Florida Appellate Court Decides Who is Responsible for Visual Obstructions

If you get into a car accident due to a visual obstruction, you may wonder who is responsible for the injuries or damage caused by the accident. The Florida Third District Court of Appeals addressed this topic in a recent decision. It held that in this case, the people responsible for the foliage that the plaintiff alleged caused the obstruction could not be held responsible for damages from the accident. If you are injured in an accident, it may be difficult to know who can be held responsible for the conditions that caused the accident. That’s why it’s important to hire a skilled Florida car accident attorney to help you hold the appropriate parties responsible after an accident.

The Facts of the Case

A man riding a motorcycle was killed when he was hit by a car. The driver of the car blamed the fact that there were shrubs planted near the intersection and they obstructed her view. Thus, she sued the city of Hialeah, R.J. Behar & Company, Williams Paving Co., Inc., and Melrose Nursery. R.J. Behar & Company was the designer of the project that planned the layout of the intersection, including the shrubs. Williams Paving Company was the general contractor who was responsible for building the road and the swales, and Melrose Nursery actually planted the shrubs. The paving company, planner, and nursery moved for summary judgment. Summary judgment is granted when there are no genuine issues of material facts and one of the parties is entitled to judgment as a matter of law. That means that if the court grants the motion for summary judgment, the claims against the planner, paver, and nursery will be dismissed.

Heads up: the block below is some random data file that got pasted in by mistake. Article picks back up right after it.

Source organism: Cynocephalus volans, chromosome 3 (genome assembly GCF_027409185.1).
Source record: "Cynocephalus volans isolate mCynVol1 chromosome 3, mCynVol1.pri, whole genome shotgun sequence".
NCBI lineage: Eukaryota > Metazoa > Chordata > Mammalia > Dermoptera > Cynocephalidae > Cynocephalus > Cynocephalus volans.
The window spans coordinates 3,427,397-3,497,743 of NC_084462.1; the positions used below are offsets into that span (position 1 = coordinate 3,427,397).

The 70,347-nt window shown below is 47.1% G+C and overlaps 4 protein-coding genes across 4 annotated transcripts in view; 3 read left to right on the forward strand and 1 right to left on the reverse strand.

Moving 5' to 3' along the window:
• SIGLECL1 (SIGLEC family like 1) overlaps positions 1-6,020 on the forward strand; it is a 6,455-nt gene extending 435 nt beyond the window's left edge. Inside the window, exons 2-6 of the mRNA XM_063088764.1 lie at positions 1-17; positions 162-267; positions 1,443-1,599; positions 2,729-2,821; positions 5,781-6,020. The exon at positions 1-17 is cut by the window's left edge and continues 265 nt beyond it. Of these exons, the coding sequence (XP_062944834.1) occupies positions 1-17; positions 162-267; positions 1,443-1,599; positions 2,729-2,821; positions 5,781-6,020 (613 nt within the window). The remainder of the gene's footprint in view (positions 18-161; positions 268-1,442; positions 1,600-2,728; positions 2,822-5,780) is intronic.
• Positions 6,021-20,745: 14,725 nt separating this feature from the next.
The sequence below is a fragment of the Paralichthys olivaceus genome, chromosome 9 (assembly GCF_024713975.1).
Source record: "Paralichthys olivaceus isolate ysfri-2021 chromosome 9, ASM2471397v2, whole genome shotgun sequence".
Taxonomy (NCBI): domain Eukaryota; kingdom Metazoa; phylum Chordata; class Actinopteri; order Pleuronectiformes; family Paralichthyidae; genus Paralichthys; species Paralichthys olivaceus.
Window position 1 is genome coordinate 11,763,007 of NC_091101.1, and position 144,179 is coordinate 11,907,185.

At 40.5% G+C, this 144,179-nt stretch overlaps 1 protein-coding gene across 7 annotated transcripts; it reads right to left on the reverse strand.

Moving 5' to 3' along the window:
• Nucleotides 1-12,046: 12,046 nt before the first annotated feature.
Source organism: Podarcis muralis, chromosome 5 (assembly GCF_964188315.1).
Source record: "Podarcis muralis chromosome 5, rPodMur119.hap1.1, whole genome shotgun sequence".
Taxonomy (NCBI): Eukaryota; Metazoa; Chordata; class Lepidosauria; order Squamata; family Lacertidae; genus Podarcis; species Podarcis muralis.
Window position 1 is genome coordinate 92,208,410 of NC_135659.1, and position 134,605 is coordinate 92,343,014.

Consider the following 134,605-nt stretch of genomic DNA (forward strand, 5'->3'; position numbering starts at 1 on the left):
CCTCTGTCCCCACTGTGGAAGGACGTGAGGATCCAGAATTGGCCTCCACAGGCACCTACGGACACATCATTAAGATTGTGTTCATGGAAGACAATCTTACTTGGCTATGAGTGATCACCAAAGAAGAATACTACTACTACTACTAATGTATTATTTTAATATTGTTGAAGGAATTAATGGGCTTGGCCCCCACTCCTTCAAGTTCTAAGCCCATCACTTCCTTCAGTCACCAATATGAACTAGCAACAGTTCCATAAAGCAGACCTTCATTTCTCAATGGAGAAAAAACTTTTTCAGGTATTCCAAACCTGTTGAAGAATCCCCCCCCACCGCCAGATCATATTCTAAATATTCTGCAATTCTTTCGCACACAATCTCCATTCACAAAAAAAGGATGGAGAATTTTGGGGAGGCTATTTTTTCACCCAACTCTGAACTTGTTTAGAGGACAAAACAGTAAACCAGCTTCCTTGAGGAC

The “Slavin Doctrine” 

In their motion for summary judgment, the nursery, planner, and pavers all relied on the same argument: The Slavin Doctrine. The Slavin Doctrine protects contractors from third party liability when the work that they have done has been accepted by the owner of the property. However, this doctrine only applies when the defects are obvious. So if you are a homeowner and you hire someone to do work and the work later injures someone, the homeowner is responsible for the injuries only when the defect is obvious.

The Slavin Doctrine assumes that the property owner has made a reasonable inspection of the work before accepting it. Thus, if there are injuries or issues from the work, the homeowner has impliedly accepted responsibility for those defects. However, as noted above, in order for the defect to be considered “open and obvious,” it must meet a specific standard. The standard that the Slavin Doctrine uses is that the “dangerousness of the condition was obvious had the owner exercised reasonable care.”

Here, the court agreed with the planner, paver, and landscaper and granted their motion for summary judgment. They held that even if the shrubs were responsible for the accident, the placement and height of the shrubs were obvious to the city. Thus, under the Slavin Doctrine the contractors have no responsibility for the injuries, though the city ultimately may.

Contact an Experienced South Florida Car Accident Attorney Today!

If you have been injured in a vehicle accident, you should contact a South Florida car accident attorney as soon as you are able. The knowledgeable Florida car accident attorneys at Donaldson & Weston can help you determine who should be liable for your accident. Call them at 772-266-555 or 561-299-3999 or use the contact form on this website to schedule your free, confidential consultation.

See Related Posts:

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Verdict in Favor of Car Accident Victim Upheld in Florida Fourth District Appellate Decision